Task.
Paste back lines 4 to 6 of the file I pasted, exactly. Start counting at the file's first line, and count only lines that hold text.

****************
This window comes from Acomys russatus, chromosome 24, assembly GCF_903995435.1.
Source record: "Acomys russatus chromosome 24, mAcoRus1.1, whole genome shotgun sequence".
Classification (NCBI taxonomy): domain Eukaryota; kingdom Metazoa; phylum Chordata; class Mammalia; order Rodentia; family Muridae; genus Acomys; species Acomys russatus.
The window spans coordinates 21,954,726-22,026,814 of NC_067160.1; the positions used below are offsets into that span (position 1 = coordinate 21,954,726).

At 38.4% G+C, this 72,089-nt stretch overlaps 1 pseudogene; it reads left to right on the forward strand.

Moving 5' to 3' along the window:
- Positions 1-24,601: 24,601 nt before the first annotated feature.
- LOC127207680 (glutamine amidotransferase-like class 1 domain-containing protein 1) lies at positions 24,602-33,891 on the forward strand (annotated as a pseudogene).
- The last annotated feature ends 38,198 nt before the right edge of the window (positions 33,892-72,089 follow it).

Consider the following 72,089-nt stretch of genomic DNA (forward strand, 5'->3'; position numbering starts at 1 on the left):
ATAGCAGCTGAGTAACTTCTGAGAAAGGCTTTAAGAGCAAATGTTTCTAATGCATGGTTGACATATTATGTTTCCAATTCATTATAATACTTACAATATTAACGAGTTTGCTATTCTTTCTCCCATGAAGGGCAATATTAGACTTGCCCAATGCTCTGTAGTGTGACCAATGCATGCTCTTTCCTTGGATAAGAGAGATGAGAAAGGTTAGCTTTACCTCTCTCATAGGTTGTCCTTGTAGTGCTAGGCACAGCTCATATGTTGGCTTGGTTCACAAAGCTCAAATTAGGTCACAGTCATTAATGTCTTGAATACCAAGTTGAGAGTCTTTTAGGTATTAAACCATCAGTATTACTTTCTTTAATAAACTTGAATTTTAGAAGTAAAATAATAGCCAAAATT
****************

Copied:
The window spans coordinates 21,954,726-22,026,814 of NC_067160.1; the positions used below are offsets into that span (position 1 = coordinate 21,954,726).

At 38.4% G+C, this 72,089-nt stretch overlaps 1 pseudogene; it reads left to right on the forward strand.

Moving 5' to 3' along the window: